Case Presentation: A 35-year-old male complaint a sudden loss of vision and felt that something moving within his left eye. He had scotoma and BCVA dropped to 1/60. The anterior segment was normal. Indirect ophthalmoscopy revealed a living worm around the macula and a macular hole. Peripheral retina seen as grayish-white lesion. Pars plana vitrectomy were performed with laser photocoagulation to inactivate the worm. 6 mm worm were evacuated through iatrogenic retinectomy in inferior macula. Continued with ILM peeling and gas tamponade for the macular hole. The parasitologist identified an adult filarial worm and suggested for nocturnal blood smear analysis. Infectious disease specialist suggested diethylcarbamazine citrate (DEC) 6 mg/kg body weight for 28 week.

Conclusion: Adult filarial worm in subretinal space can cause severe damage and macular hole by worm motility. However, rapid and right management is the primary choice to inhibit this damage and to detect the species.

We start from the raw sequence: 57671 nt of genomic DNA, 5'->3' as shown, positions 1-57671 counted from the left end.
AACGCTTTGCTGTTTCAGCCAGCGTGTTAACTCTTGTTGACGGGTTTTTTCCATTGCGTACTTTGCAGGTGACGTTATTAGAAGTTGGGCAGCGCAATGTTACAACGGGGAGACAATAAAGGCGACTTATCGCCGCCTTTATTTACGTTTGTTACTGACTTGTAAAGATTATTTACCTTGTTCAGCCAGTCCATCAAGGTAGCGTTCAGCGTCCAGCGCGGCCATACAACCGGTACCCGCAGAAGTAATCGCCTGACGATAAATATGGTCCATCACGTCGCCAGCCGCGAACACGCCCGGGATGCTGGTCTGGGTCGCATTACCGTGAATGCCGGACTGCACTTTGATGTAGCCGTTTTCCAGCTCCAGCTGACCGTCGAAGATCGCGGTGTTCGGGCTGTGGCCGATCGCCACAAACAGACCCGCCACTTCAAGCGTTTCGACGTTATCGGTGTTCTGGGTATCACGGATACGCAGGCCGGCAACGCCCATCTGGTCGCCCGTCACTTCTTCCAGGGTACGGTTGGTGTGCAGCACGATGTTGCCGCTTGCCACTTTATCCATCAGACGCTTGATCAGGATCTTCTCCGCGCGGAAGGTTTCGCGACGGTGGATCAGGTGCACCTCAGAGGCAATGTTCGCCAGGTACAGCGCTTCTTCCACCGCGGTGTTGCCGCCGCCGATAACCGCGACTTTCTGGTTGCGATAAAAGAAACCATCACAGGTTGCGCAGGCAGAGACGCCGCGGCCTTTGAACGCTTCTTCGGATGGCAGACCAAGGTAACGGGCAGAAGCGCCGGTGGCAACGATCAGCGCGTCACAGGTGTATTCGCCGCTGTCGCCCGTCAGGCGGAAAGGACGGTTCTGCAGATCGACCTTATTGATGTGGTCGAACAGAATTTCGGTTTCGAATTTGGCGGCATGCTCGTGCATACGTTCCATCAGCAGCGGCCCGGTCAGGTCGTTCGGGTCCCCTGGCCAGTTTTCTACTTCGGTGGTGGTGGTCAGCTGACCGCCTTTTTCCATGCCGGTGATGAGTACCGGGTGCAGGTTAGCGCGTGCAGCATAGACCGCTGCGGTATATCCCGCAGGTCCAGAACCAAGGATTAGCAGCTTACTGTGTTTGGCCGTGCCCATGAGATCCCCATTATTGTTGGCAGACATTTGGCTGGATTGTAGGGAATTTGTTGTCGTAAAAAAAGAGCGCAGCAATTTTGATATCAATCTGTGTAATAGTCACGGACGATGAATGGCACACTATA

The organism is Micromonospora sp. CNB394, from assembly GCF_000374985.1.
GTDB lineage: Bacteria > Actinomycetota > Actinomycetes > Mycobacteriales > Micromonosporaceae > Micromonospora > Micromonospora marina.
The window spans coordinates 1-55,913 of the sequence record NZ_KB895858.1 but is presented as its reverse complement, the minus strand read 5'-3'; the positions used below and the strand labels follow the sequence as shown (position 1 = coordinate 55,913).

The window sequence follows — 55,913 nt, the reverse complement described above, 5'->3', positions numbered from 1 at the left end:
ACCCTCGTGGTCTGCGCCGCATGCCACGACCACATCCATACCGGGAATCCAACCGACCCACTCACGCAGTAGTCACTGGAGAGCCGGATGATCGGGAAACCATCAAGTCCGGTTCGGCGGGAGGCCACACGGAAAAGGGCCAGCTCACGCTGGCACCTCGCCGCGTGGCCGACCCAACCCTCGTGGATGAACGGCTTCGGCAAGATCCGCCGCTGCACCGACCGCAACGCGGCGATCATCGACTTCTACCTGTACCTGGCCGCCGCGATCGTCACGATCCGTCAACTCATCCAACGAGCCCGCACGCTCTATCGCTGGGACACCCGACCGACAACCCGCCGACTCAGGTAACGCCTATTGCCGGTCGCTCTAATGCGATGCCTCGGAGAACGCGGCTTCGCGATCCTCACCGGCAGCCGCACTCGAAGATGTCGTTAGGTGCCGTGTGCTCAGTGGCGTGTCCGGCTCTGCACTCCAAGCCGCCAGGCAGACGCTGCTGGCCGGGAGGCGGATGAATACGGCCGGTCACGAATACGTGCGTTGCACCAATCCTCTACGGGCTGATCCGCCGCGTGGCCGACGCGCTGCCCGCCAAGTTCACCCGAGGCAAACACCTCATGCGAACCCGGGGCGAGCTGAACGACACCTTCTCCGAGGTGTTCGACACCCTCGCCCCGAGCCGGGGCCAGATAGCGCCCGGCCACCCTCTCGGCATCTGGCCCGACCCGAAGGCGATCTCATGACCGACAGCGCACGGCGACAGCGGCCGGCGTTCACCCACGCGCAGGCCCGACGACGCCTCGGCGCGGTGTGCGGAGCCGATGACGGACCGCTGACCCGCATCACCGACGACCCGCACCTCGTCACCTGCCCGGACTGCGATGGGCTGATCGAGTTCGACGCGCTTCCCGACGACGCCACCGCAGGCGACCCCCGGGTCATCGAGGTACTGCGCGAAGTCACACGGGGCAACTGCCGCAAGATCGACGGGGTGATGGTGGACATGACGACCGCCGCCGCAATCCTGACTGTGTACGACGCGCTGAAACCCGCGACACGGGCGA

Subretinal parasite; Filarial worm; Macular hole


In many parts of the world, parasitic infections can cause blindness. Some infections are encountered almost exclusively in developing nations, such as infection of nematode and trematode. Poor hygiene, lack of standardized public education, and restricted medical resources associated with a tropical climate; all contribute and promote emergence of specific disease pathogens, vectors, and host reservoirs not found in developed countries [1]. In Indonesia, some areas are still endemic of filariasis. The area where the case was reported 68 cases of filariasis in 2008.